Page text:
These two conversations illustrate that software is becoming the key to value for physical things: impacting how products are designed, built, deployed, and maintained. Consider the following:

  • Software-defined: Software-defined IT infrastructure enables a new level of virtualized management and optimized resource utilization. IDC now tracks these new software categories, software-defined storage and software-defined networking, as functionality moves to the software layer on commodity, rather than custom hardware platforms.
  • Specialized platforms: GE Predix is a platform (using Pivotal data management technology) to monitor, integrate, and analyze asset data, which is being specialized by GE divisions and their partners. An innovation is the ability to define a software-defined machine, providing a layer of abstraction to enable value-added application development.
  • Connected home: NEST (acquired by Google) goes beyond the ability of mobile-based HVAC apps that monitor and control temperature. This app learns about a household's usage patterns and can recommend settings to conserve energy use and reduce costs for homeowners.

Software is becoming present everywhere, from things in the home to the data center to field operations. Figure 1 illustrates this phenomenon, noting that innovative industry solutions are being developed and deployed for what IDC terms the "third platform":


Who has the leverage given the growing opportunity for these data-intensive, physical asset and operations-related analytic applications? Look to companies who are in a unique position to collect, aggregate or integrate data from a range of connected devices. In other words, follow the data trail.

Analytic Software and the Internet of Things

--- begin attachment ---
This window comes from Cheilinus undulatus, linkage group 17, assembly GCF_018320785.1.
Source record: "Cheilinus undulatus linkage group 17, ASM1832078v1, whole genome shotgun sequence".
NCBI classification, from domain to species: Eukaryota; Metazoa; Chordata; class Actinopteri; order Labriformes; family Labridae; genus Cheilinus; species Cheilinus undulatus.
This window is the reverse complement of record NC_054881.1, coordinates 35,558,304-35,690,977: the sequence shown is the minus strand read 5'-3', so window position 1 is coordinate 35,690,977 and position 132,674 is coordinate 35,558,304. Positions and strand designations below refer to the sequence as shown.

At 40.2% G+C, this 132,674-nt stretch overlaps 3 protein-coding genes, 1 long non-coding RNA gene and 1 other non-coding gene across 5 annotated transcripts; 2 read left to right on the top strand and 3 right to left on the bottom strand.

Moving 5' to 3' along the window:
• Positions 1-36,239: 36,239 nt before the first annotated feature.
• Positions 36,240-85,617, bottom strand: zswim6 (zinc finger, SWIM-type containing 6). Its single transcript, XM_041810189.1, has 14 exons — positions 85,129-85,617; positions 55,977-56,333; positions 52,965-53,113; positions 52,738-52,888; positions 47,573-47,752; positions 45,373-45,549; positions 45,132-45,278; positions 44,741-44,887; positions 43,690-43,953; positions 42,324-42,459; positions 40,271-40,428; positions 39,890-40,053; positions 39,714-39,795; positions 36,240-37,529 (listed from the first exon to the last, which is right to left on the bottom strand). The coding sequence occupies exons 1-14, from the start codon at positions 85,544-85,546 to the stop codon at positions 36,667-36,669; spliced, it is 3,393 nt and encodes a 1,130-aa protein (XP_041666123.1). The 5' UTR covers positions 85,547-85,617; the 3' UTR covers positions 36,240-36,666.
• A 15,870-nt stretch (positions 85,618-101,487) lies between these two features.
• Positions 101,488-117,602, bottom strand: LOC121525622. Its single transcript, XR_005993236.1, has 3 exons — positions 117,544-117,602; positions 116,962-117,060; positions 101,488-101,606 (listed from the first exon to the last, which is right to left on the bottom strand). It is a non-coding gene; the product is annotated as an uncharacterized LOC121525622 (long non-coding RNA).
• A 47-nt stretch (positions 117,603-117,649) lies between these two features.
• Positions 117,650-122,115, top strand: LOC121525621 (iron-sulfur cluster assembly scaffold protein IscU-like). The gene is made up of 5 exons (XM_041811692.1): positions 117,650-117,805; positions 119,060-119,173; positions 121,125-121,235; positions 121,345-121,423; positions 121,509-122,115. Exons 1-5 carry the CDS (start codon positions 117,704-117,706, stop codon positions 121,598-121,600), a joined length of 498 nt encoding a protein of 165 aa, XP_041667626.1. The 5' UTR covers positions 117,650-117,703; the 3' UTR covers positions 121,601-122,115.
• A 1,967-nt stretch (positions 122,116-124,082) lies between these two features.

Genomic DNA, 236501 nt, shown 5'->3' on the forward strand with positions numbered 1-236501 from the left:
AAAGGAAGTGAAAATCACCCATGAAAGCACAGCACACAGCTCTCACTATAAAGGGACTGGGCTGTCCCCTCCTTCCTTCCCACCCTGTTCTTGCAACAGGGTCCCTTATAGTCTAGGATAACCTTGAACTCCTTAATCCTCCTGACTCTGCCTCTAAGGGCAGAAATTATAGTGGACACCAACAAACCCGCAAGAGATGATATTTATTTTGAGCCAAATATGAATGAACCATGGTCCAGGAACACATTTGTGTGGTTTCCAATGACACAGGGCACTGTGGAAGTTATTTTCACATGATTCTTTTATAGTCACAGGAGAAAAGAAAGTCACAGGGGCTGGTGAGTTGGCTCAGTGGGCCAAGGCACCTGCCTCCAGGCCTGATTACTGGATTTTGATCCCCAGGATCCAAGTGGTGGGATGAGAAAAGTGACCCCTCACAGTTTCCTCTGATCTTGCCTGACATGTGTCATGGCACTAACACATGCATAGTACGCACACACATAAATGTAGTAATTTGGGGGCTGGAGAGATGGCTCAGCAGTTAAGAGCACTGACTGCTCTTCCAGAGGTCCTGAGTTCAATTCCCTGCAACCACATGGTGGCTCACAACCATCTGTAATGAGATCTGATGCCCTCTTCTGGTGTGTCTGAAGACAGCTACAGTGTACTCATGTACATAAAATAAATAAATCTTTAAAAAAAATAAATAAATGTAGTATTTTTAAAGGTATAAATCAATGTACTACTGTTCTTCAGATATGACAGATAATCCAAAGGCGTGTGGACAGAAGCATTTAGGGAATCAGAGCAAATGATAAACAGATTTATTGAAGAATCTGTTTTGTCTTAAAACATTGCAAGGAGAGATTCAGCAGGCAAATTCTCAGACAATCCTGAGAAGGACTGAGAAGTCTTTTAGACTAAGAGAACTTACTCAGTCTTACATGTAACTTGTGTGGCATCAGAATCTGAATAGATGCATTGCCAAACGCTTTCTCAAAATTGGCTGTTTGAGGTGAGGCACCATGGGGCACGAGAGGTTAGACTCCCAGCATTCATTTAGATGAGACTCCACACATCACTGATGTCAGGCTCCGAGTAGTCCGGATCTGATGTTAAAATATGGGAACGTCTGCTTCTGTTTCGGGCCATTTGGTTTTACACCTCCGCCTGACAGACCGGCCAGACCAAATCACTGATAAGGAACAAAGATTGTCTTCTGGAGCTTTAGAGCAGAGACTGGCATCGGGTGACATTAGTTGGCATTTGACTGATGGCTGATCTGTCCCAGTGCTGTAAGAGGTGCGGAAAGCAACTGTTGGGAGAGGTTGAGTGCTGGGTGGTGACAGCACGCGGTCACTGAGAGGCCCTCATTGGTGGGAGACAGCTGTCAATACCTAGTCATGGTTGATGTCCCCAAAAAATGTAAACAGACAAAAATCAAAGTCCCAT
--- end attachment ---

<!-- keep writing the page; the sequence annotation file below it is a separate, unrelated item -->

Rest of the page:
Analytics has moved from the back office to the front office and is now moving to distributed operations, leveraging data from connected machines to drive new levels of optimization. The billions of Internet-connected machines are the starting point. Internet of things-related analytic applications help to optimize the use of an individual asset (as in predictive maintenance for a wind turbine), as well as the optimization of processes where the assets are deployed (as in the positioning and use wind turbines in a wind farm).

IDC surveys point to asset and operations optimization as one of the leading Big Data and analytics initiatives. (See, for example, slide 5 of the IDC research presentation on "The Future of Big Data and Analytics" which showed "product or service innovation or improvement" as the leading driver of Big Data and analytics initiatives.) So the demand is there. With the clear benefit of building intelligence into machines and optimizing the processes in which connected machines are deployed, what is holding back deployment?

What is missing is the supply of industry-specific solutions that can make machines and the processes in which they are deployed intelligent. Several factors are delaying the availability of asset-intensive, industry-specific solutions in the marketplace. Consider the complexity of harvesting the machine data, the skill needed to build the analytical models and applications, and the capability to securely deploy the solutions. Platforms specialized for the development and flexible deployment of operational technology solutions will help accelerate getting more solutions to market. Security and data integration are IT skills. An operational technology platform built with IT rigor helps to bridge the traditional divide between IT and OT. The need is clear, and we will see the alignment of the supply to meet the demand.

Posted by Henry Morris, IDC Senior VP, Worldwide Software and Services Research